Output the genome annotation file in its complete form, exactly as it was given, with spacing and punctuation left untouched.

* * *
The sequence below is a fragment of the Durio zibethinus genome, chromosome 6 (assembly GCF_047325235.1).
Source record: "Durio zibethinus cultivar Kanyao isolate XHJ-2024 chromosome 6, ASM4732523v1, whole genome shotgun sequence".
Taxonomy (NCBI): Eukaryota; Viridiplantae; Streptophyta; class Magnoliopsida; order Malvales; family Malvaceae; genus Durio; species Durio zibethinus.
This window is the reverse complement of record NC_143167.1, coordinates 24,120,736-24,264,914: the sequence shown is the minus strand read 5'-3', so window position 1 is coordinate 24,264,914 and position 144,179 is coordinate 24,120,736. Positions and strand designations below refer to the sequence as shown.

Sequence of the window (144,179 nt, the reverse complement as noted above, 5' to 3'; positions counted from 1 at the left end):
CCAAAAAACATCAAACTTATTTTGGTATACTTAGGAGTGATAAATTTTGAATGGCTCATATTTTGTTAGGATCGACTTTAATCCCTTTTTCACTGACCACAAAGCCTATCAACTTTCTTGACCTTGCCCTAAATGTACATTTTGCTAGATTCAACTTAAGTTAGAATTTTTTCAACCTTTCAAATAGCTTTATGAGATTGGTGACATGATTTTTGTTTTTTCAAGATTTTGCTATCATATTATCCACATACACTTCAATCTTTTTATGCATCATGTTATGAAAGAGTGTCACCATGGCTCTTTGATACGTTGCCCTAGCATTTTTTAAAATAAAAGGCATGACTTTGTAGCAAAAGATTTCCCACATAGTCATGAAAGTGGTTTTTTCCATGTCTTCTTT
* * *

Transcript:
The sequence below is a fragment of the Durio zibethinus genome, chromosome 6 (assembly GCF_047325235.1).
Source record: "Durio zibethinus cultivar Kanyao isolate XHJ-2024 chromosome 6, ASM4732523v1, whole genome shotgun sequence".
Taxonomy (NCBI): Eukaryota; Viridiplantae; Streptophyta; class Magnoliopsida; order Malvales; family Malvaceae; genus Durio; species Durio zibethinus.
This window is the reverse complement of record NC_143167.1, coordinates 24,120,736-24,264,914: the sequence shown is the minus strand read 5'-3', so window position 1 is coordinate 24,264,914 and position 144,179 is coordinate 24,120,736. Positions and strand designations below refer to the sequence as shown.

Sequence of the window (144,179 nt, the reverse complement as noted above, 5' to 3'; positions counted from 1 at the left end):
CCAAAAAACATCAAACTTATTTTGGTATACTTAGGAGTGATAAATTTTGAATGGCTCATATTTTGTTAGGATCGACTTTAATCCCTTTTTCACTGACCACAAAGCCTATCAACTTTCTTGACCTTGCCCTAAATGTACATTTTGCTAGATTCAACTTAAGTTAGAATTTTTTCAACCTTTCAAATAGCTTTATGAGATTGGTGACATGATTTTTGTTTTTTCAAGATTTTGCTATCATATTATCCACATACACTTCAATCTTTTTATGCATCATGTTATGAAAGAGTGTCACCATGGCTCTTTGATACGTTGCCCTAGCATTTTTTAAAATAAAAGGCATGACTTTGTAGCAAAAGATTTCCCACATAGTCATGAAAGTGGTTTTTTCCATGTCTTCTTT